The “One Night For One Drop” show shows off Cirque artist’s capacity to raise themselves artistically, and raise awareness for a vital cause.
They also get to frolic in the water.
Cast members from this year’s “One Night” show unveiled a five-minute scene from the show on Monday afternoon where it all started in 2013, O Theatre at Bellagio. The scene, titled “Fisherman,” showed the artistic connection between a man and his catch and shows the artists diving and performing synchronized singing elements. It is a scene in the one-off performance set for 7:30 p.m. March 8 (tickets are on sale at onedrop.org/onenight).
The story follows an Everyman character, played by Cirque artist Michael Duffy (who was a main character in “Zarkana”), being led on a spiritual awakening through watery scenes by a little girl named Drop (7-year-old dance sensation Sabine Nehls). The show features 137 performers primarily from Cirque’s six Las Vegas shows, but several artists outside the Cirque family have also joined.
What we learned, about “One Night” and about Cirque elsewhere, during the pop-in:
Hans is in
The acclaimed Hollywood composer Hans Zimmer is performing three original pieces in the show. Zimmer has won an Oscar for Best Original Score for “The Lion King,” and also created the music for the “Pirates of the Caribbean” series, “Interstellar,” “Gladiator,” “Inception,” “Dunkirk,” and “The Dark Knight Trilogy.”
André Kasten and Leah Moyer, the show’s co-writers and directors, have been using Zimmer’s compositions as inspiration in developing music for their own scenes. Thus, they were thrilled to have him in the pool.
“‘Now We Are Free’ from ‘Gladiator’ is one of my all-time favorite songs,” Kasten said during a break in Monday’s rehearsal. “This whole show is original music, and it’s a dream to have him be a part of it.”
Moyer added, “He creates worlds with his music so it’s such a perfect blend, with what we like to do visually with his music.”
There’s a Blue infusion
The Blue Man Group is joining “One Night” for the first time. Cirque bought the entire BMG production company in 2017. “They have their own side story, which coincides with our own storyline throughout the show,” Kasten said. “They are very woven into the show in their own context with a powerful message.” (I compare it to the way BMG manages to make themselves part of the scene at Vegas Golden Knights games at T-Mobile Arena.)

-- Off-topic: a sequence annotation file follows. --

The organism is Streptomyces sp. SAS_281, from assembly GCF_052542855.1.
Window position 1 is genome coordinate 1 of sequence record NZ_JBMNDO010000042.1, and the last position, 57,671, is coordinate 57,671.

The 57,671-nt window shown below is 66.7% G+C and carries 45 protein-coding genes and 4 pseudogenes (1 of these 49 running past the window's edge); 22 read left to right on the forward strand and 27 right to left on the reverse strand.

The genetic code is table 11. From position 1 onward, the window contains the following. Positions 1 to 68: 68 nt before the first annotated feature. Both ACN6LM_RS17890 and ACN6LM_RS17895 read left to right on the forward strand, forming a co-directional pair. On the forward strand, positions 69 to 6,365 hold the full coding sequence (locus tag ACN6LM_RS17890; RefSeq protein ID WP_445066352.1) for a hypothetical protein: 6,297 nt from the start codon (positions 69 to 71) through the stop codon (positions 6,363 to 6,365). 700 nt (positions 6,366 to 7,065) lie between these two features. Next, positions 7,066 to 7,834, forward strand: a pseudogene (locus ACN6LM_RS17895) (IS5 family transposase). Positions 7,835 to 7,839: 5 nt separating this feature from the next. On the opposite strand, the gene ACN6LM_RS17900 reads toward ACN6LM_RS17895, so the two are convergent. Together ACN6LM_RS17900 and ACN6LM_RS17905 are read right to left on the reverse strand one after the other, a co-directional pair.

Last week, Cirque also purchased The Works production company, which adds to its already deep bench of talent. Cirque Senior Vice President Jerry Nadal listed some of those productions, “We now have ‘The Illusionists,’ ‘The Naked Magicians,’ ‘Circus 1903,’ all in the family portfolio.”
By happy coincidence, ‘The Naked Magicians” open at Brad Garrett’s Comedy Club at MGM Grand on Wednesday. Now that Australian magicians Mike Tyler and Christopher Wayne are in the family, might they add some unbilled skinny-dipping to this year’s show?
“I don’t think so,” Nadal said, laughing. “It’s a brand-new acquisition. Look for next year’s show.”
Luxor show on fast track
Cirque plans to announce in April its new show moving into Luxor, with an October premiere. That will be about a year after Criss Angel’s “Mindfreak Live” closed. The show is reportedly themed for extreme sports, as the company is developing a concept outside its acrobatic-based productions on the Strip. Cirque President Daniel Lamarre said last week the show “is the first live-action thriller by Cirque du Soleil.”
Addressing reports that the show will use all-electric vehicles, rather than gas-powered motorcycles, Nadal said, “That could be possible.” Of reports the show’s working title is “Jump” but will be named something else, he said, “We have working titles and then name the show what it is supposed to be named, but it’s always that it takes us a year to stop referring to the show under its working title.”
An example is “The Beatles Love” at the Mirage, which was known under its working title “The Boys” until it was formally announced in 2006. As Nadal said, “It took forever to stop calling it ‘The Boys.’” And impress your friends, or not, that the only Cirque show ever to keep its working title through it’s formal run has been “Zed,” which ran from 2008-2011 at Tokyo Disney Resort.
John Katsilometes’ column runs daily in the A section. His PodKats podcast can be found at reviewjournal.com/podcasts.Contact him at firstname.lastname@example.org. Follow @johnnykats on Twitter, @JohnnyKats1 on Instagram.